Punjab emerges hub of unlawful sale of imported cigarettes to J-Ok, Himachal


Chandigarh, December 24

Punjab has been emerging as a hub of illegal sale of imported cigarettes and a crucial route to neighbouring Jammu and Kashmir and Himachal Pradesh, posing a threat to the health of smokers too who are getting hooked to the cheap quality of international brands sans health warnings, trade insiders said on Thursday.

A major tax inspection by the Excise and Taxation Department on two prominent cigarette distributors of the Amritsar city was conducted on Wednesday.

Official sources told IANS it seems the tax evasion by both the distributors is of nearly Rs 50 lakh that comprises banned tobacco products, lesser known Indian brands and a large stock of the imported ones.

Trade insiders believe besides Amritsar, Chandigarh, Ludhiana and Jalandhar are the main transit points of the imported and cheap Indian brand of cigarettes that are routed from Delhi.

“Delhi Customs (Preventive) conducted multiple searches, including the warehouses of logistics service providers. Seized 19.3 lakh foreign cigarettes valued at Rs 2.35 crore. Four arrests so far. Investigation is on,” Customs (Preventive) Delhi informed in a tweet on Wednesday.

According to the officials, the seized cigarettes were smuggled from countries like China, Malaysia, South Korea and Indonesia to evade taxes and sell them in Delhi and other major cities.

“When compared to the Indian brands, consumers prefer to buy foreign brands due to the international quality, catchy labels and nicely packed,” an investigator told IANS.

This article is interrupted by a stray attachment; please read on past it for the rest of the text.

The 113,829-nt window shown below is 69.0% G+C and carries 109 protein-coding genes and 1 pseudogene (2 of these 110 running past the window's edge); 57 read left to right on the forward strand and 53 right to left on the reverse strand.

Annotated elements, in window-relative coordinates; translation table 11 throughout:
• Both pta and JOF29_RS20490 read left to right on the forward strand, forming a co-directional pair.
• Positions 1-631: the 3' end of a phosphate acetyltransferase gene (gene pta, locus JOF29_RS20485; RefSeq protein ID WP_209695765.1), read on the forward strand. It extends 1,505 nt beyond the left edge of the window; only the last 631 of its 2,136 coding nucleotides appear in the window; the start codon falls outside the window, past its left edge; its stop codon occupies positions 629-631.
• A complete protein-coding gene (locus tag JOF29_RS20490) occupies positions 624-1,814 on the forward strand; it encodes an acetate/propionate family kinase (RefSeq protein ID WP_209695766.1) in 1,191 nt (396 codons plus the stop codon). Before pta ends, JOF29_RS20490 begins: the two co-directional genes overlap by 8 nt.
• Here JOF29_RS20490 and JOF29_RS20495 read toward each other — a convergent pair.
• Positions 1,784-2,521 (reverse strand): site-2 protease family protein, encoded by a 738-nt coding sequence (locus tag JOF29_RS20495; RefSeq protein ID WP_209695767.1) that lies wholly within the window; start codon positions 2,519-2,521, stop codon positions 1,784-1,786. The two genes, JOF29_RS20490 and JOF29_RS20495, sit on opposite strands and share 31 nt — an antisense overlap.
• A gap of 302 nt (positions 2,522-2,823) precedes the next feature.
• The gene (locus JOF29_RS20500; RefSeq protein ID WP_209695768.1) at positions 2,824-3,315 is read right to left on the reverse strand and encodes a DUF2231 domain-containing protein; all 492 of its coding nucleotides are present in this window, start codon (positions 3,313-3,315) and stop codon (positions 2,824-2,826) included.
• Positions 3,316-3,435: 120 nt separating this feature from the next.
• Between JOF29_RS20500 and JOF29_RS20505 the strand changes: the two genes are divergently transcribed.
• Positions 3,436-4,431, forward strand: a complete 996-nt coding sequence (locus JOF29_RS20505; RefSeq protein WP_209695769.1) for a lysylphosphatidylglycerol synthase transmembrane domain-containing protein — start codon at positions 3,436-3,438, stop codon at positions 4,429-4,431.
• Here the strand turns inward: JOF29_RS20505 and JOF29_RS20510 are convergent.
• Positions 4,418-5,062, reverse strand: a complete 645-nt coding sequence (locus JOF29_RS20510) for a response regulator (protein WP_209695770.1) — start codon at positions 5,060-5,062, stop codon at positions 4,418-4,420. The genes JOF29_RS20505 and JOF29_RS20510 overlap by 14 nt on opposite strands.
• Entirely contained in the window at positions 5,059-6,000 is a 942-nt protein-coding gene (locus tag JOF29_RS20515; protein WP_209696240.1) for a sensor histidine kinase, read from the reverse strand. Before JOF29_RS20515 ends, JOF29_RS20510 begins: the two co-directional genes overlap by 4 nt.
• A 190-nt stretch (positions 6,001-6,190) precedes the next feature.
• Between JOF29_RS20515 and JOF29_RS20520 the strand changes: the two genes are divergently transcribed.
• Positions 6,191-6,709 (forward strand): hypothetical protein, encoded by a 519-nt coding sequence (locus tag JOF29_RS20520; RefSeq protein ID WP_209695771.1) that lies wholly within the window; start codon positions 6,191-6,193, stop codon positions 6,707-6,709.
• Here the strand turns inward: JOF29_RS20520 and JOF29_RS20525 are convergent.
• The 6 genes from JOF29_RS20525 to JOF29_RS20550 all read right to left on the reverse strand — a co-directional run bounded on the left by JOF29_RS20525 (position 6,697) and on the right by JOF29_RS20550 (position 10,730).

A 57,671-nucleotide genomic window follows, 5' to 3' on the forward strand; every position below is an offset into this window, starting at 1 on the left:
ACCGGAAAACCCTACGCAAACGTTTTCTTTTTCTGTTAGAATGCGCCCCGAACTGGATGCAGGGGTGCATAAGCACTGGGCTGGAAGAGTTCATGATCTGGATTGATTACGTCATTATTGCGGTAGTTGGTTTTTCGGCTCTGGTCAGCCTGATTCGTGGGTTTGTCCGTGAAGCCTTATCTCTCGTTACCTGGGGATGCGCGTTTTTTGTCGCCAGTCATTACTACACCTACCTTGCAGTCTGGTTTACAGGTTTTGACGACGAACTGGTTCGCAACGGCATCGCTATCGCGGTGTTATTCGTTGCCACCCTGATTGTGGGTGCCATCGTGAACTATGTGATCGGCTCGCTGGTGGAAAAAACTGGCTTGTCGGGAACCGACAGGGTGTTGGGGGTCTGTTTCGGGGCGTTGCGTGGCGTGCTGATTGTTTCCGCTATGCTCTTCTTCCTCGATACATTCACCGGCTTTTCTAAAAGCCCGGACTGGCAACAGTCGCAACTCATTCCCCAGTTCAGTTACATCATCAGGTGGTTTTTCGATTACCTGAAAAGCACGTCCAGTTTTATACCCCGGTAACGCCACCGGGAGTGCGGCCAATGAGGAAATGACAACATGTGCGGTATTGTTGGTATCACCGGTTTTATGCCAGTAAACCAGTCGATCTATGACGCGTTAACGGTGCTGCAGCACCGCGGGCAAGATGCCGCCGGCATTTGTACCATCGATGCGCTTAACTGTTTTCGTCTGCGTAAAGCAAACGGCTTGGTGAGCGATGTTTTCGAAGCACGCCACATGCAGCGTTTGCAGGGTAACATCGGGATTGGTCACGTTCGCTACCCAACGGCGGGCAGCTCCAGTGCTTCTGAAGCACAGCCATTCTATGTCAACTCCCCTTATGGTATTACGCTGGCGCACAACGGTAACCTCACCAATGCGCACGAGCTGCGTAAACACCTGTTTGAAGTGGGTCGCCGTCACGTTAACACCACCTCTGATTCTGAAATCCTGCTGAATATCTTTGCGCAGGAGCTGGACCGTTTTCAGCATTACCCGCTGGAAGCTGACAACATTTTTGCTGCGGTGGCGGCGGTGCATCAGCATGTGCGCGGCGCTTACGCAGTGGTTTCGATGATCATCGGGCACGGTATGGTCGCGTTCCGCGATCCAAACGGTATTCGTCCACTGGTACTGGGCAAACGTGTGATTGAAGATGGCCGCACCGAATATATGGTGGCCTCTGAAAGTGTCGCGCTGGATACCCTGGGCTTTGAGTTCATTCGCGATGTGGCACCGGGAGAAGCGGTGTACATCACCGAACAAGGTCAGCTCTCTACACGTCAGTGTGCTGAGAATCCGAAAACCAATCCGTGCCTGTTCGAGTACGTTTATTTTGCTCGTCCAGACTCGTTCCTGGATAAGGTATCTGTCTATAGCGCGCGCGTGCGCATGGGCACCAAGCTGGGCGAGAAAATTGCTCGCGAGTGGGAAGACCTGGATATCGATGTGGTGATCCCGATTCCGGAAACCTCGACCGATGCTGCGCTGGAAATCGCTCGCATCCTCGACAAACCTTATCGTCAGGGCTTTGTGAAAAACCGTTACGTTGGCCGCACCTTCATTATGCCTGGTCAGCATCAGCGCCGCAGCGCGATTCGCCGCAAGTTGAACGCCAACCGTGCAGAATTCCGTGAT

Whereas cigarettes produced and packed in India have to adhere to specified health warnings, both in pictorial and text formats, to discourage the smokers.

Trade insiders say Punjab alone has an annual legal market of 120 million cigarettes and the grey market accounts for 20-30 per cent.

Chandigarh and Panchkula cities have an annual legal market of 20 million and 10 million cigarettes respectively, and the illegal market has a share of 15-20 per cent.

While Kashmir has an annual legal market of 300 million cigarettes, the grey market has a share of seven-eight per cent, comparatively less than Punjab’s share.

Himachal’s tourist destinations Shimla and Manali have the annual illegal market of one million cigarettes each. They have a legal market of 10 million and five million cigarettes respectively.

Most of the illegal cigarette brands attract the retailers as they are available at a significantly lower price than the legal cigarettes. They are sold in the market at one fifth the price of the legal product, said the investigator.

Take the case of an imported brand. A pack of 20 cigarettes costs Rs 20-30 to a retailer, who is selling at a cost of Rs 100. While an Indian brand cost between Rs 250 and Rs 300 with a profit margin of approximately Rs 5.

A spokesperson for the Punjab government said 21,446 fines under the Cigarettes and Other Tobacco Products Act or COTPA were imposed in 2019-20 and the maximum fines were against selling cigarettes without pictorial warning.

IANS



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